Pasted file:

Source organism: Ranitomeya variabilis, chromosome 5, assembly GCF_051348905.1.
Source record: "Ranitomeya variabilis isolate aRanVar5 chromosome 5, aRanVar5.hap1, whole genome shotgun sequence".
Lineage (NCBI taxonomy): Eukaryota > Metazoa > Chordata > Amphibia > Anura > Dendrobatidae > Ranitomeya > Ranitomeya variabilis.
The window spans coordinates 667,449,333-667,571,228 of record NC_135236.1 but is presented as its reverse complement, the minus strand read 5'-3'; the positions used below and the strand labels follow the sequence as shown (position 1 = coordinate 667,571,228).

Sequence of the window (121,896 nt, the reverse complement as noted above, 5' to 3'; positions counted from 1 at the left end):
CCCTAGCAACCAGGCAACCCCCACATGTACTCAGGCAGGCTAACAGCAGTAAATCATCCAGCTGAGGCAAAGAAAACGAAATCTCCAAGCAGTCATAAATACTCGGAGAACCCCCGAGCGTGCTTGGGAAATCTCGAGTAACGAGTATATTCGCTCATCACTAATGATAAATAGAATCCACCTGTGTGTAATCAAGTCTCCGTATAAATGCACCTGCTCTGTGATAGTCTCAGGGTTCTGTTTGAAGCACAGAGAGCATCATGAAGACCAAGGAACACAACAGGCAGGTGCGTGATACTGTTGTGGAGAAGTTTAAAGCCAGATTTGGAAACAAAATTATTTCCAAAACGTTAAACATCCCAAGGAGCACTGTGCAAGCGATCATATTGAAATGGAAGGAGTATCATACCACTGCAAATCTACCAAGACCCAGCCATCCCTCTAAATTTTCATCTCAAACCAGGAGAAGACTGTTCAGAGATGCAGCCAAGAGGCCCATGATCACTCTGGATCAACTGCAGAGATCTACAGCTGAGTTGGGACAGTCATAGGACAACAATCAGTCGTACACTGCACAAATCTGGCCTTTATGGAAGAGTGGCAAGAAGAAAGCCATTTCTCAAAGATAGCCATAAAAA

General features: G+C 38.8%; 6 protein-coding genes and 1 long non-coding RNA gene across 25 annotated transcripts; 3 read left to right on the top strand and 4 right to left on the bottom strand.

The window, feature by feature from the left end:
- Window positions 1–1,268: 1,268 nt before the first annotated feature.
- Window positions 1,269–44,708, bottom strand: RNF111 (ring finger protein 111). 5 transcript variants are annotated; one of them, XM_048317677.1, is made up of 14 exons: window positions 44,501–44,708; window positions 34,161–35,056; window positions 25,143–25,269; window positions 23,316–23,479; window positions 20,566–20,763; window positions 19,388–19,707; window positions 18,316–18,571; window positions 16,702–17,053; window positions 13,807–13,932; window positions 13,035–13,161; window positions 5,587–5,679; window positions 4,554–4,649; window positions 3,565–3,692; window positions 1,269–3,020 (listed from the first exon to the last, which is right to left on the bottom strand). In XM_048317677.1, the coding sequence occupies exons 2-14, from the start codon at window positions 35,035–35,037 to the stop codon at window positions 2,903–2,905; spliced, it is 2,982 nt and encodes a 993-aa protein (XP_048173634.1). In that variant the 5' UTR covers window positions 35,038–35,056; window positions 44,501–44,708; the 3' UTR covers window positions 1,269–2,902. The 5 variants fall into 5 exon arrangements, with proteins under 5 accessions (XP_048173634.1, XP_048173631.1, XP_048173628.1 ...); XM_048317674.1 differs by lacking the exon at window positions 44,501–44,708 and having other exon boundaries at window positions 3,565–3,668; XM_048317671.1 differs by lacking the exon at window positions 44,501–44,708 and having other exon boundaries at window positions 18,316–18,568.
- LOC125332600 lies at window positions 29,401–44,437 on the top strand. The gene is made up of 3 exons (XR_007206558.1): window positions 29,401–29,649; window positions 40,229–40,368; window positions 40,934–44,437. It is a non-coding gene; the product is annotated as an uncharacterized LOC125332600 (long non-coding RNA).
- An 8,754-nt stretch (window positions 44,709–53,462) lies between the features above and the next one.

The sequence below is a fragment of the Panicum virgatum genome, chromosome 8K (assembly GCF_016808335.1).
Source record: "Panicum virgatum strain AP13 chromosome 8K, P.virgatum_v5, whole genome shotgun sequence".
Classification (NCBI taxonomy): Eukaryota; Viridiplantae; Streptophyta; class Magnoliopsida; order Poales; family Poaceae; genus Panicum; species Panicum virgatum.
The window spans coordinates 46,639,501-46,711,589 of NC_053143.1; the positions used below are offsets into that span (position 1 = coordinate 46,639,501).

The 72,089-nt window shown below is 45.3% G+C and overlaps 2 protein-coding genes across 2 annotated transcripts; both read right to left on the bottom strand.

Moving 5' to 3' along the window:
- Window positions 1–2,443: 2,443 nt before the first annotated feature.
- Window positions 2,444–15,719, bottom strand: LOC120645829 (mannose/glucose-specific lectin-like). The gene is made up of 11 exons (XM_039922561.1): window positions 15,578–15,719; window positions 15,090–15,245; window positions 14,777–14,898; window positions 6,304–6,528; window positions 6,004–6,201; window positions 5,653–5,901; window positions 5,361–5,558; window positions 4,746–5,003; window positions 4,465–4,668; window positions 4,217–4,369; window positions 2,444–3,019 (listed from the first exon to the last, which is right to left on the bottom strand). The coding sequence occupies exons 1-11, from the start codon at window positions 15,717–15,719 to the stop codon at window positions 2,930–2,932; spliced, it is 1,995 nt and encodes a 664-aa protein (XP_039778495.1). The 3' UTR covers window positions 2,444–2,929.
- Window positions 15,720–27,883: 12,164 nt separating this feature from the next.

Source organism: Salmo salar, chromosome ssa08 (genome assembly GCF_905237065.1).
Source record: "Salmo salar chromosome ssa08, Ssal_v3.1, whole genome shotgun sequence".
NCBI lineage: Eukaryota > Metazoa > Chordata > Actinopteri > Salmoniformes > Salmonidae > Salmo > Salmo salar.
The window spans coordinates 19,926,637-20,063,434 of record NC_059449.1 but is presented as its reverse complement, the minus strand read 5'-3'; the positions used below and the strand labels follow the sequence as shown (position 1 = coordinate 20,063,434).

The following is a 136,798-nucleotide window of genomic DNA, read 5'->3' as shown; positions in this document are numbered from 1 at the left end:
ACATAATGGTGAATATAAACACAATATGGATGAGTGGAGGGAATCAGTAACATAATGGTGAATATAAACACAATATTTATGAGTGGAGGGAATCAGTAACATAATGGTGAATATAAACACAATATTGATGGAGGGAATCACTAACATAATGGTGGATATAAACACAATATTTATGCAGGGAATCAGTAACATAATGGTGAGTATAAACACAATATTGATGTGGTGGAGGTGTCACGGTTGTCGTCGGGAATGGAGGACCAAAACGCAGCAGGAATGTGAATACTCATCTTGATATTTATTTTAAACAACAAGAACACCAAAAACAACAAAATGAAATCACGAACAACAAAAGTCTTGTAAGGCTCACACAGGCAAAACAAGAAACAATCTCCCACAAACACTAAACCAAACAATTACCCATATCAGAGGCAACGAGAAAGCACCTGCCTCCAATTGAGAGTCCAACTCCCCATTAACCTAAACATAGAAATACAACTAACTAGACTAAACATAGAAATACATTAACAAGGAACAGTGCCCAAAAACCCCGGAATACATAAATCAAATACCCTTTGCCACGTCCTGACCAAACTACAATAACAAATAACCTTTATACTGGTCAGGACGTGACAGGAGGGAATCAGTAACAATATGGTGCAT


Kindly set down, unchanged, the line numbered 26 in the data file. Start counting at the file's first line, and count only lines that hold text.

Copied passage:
The following is a 136,798-nucleotide window of genomic DNA, read 5'->3' as shown; positions in this document are numbered from 1 at the left end: